You cannot play tennis without balls, but there are a number of crucial rules about these fuzzy yellow objects. If you don't know your way around them, they could cost you valuable points.
It was Sir David Attenborough who, when he was controller of BBC2, suggested tennis balls should be yellow. It made them so much easier to see on tv. A white ball against a white outfit at Wimbledon or on a white line was almost impossible to pick out. Now nearly all balls for adults are yellow, but it is how you use them, not what colour they are, that matters and there are a number of rules that may trip you up. Here is our guide to what you need to know based on the ITF’s Rules of Tennis and the USTA’s Code or the unwritten rules but accepted conventions.
If another balls rolls on to the court when the ball is in play, it’s a let. Replay the point.
If the same thing happens when the server is serving, the whole point is replayed even if the first serve was a fault. In other words, in this situation, the server gets two serves.
BALL ON COURT
If you hit a ball in play and it hits another ball lying on the correct court, it is considered a good return and play continues. But if it's not clear that the ball in play has been returned, it's a let.
If a ball gets broken or splits during play, the point is replayed. If the balls simply goes soft, the point stands.
CAUGHT OUT WITH THE BALL
If you catch the ball before it bounces and try to claim the point because the ball was definitely going out, you lose the point.
TWO STRIKES AT THE BALL
If you deliberately hit the ball twice, you lose the point. If, however, you hit it twice accidentally as part of a continuous swing, it's allowed
BOUNCING BACK BALLS
If a ball lands on the correct court, but is blown (or bounces) back over the net, the player may reach over the net to play the ball.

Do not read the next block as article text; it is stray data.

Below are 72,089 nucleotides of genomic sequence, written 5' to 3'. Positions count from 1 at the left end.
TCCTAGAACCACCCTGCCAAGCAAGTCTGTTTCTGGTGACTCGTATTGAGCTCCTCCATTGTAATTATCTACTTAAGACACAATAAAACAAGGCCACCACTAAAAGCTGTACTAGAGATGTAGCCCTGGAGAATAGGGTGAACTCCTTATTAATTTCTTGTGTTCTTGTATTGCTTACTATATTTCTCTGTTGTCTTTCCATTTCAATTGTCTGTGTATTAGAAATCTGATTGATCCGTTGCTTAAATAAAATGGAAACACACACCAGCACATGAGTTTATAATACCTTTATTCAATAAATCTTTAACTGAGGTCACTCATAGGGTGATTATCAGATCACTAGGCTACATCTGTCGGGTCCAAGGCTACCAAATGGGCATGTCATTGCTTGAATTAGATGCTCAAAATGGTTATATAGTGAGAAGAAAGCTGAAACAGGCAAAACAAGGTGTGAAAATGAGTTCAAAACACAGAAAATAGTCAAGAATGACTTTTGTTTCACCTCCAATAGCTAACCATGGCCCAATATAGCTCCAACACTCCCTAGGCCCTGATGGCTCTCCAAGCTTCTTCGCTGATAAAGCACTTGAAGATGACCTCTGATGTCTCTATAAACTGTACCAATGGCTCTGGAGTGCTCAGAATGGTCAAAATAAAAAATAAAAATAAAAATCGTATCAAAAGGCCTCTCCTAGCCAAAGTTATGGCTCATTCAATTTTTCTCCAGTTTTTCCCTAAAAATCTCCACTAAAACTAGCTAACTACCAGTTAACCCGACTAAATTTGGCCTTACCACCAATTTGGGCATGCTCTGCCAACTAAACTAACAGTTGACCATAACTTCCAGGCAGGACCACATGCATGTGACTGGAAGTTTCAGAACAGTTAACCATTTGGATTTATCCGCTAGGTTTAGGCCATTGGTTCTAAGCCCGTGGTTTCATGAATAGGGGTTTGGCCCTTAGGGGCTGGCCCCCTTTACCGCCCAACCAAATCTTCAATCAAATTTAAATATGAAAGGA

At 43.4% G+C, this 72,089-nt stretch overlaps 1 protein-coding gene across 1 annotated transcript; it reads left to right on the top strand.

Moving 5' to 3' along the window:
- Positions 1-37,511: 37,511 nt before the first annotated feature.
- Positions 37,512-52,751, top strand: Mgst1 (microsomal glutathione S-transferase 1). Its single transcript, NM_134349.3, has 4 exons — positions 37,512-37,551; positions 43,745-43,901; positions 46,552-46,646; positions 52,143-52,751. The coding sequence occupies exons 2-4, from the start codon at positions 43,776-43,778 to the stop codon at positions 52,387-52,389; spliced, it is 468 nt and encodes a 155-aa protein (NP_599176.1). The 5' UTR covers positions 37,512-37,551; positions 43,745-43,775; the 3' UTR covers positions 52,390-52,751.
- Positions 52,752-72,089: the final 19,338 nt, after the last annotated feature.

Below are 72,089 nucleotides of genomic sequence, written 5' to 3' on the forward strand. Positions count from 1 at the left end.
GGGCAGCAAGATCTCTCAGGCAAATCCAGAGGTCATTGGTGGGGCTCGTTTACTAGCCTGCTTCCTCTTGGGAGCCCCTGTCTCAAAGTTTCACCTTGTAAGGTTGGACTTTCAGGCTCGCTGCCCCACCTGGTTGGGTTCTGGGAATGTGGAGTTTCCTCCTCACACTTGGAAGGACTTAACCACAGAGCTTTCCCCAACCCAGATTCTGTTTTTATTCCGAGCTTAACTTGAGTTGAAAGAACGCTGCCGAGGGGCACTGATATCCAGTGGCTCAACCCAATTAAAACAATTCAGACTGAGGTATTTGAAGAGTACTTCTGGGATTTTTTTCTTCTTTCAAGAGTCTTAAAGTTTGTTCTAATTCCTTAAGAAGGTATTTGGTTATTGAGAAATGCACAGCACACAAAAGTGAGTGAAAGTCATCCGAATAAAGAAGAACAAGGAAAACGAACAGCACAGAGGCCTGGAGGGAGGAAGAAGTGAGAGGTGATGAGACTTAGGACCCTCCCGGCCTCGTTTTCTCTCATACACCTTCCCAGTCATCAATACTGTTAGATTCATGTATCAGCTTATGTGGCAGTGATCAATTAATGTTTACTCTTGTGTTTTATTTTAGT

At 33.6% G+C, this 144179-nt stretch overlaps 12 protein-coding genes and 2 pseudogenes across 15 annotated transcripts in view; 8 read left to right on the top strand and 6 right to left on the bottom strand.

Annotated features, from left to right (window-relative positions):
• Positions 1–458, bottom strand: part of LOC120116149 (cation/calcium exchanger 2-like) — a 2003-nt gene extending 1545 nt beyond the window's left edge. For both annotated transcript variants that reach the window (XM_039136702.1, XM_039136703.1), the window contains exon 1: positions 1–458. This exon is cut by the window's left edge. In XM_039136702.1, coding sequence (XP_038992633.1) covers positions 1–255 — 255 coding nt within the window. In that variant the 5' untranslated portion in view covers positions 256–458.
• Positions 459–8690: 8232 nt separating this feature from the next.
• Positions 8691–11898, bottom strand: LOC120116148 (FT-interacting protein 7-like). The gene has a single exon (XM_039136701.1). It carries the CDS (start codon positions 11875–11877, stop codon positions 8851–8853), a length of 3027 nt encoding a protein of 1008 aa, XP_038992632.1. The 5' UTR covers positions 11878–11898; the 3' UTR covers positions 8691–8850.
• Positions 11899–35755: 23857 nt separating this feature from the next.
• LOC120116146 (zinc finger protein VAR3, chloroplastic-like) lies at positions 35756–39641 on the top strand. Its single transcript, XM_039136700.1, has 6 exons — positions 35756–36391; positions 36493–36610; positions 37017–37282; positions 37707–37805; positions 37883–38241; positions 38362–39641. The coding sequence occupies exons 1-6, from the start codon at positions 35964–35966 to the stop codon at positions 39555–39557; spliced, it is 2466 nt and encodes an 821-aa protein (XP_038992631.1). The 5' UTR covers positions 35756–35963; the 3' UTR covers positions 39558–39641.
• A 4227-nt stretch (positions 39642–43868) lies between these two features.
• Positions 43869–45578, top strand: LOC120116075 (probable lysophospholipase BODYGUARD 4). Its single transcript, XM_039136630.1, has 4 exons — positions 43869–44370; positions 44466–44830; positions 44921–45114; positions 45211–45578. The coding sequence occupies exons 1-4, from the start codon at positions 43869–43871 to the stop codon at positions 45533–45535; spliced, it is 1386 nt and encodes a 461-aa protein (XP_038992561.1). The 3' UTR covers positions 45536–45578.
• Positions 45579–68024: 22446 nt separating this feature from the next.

BALL MARKS ON CLAY
Clay is the only surface on which ball mark inspections can be made. But if you find yourself playing on clay at the Rafa Nadal Academy, or anywhere else, do not cross the net to check a disputed mark! It is not allowed! Instead, seek assistance from an official who may invite you round.
RUBBED OUT BALLS
If you erase a ball mark on clay before the chair umpire has made a decision on whether a disputed ball is in or out, you concede the call
DOUBLE TROUBLE BALLS
In doubles, players' rackets are allowed to clash, but only one racket may hit the ball. If both rackets do, you lose the point
Beware balls falling out of your pocket. If it’s deemed to be a deliberate act, your opponent can claim a hindrance and win the point. Andy Murray fell foul of this rule in 2012 at Wimbledon. When a ball fell out of his pocket a second, then a third time, the umpire decided this wardrobe malfunction was no longer 'outside of his control' and he lost 2 points. For his next match, he wore different shorts with deeper pockets.
If the receiver asks the server to stop discarding the second ball after serving and the server continues to do so, the receiver can claim the point under the deliberate hindrance rule.
If the server asks for three balls, the receiver should assist if a third ball is easily available.
Don't mop your brow with a ball! You are not allowed to materially change the ball in any way.
HAVING A BALL
Both players should take a decent set of balls to every LTL game. They do not have to be new but they should be good enough to play with. The rule of thumb for this is to drop them from forehead height. They should bounce to your waist. Alternatively, give them a squeeze. If you cannot compress them, they are ok!
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Don't forget Local Tennis Leagues has great deals on HEAD tennis balls all the time. See the shop here and look out for the special bundle offers when you join a round or claim your bonus prize!